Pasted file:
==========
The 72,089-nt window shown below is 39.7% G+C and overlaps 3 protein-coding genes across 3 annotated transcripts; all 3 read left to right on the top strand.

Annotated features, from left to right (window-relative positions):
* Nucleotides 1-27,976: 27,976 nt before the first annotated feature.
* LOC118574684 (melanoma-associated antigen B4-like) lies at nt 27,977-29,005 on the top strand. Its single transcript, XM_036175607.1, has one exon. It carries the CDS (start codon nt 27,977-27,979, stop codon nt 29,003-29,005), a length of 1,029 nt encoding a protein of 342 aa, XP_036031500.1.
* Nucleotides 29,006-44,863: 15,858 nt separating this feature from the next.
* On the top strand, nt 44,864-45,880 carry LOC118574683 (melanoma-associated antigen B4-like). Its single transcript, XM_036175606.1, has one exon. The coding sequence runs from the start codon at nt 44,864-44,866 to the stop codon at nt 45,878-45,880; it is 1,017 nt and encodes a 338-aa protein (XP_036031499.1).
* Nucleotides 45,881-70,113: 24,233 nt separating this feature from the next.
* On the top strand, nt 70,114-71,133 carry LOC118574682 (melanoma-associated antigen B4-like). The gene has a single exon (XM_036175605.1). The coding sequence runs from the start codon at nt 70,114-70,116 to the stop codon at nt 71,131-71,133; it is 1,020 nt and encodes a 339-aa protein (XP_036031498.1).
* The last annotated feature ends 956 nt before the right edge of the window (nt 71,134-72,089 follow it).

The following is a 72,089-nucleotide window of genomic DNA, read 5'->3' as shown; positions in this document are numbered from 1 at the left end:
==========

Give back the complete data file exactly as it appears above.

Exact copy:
The 72,089-nt window shown below is 39.7% G+C and overlaps 3 protein-coding genes across 3 annotated transcripts; all 3 read left to right on the top strand.

Annotated features, from left to right (window-relative positions):
* Nucleotides 1-27,976: 27,976 nt before the first annotated feature.
* LOC118574684 (melanoma-associated antigen B4-like) lies at nt 27,977-29,005 on the top strand. Its single transcript, XM_036175607.1, has one exon. It carries the CDS (start codon nt 27,977-27,979, stop codon nt 29,003-29,005), a length of 1,029 nt encoding a protein of 342 aa, XP_036031500.1.
* Nucleotides 29,006-44,863: 15,858 nt separating this feature from the next.
* On the top strand, nt 44,864-45,880 carry LOC118574683 (melanoma-associated antigen B4-like). Its single transcript, XM_036175606.1, has one exon. The coding sequence runs from the start codon at nt 44,864-44,866 to the stop codon at nt 45,878-45,880; it is 1,017 nt and encodes a 338-aa protein (XP_036031499.1).
* Nucleotides 45,881-70,113: 24,233 nt separating this feature from the next.
* On the top strand, nt 70,114-71,133 carry LOC118574682 (melanoma-associated antigen B4-like). The gene has a single exon (XM_036175605.1). The coding sequence runs from the start codon at nt 70,114-70,116 to the stop codon at nt 71,131-71,133; it is 1,020 nt and encodes a 339-aa protein (XP_036031498.1).
* The last annotated feature ends 956 nt before the right edge of the window (nt 71,134-72,089 follow it).

The following is a 72,089-nucleotide window of genomic DNA, read 5'->3' as shown; positions in this document are numbered from 1 at the left end: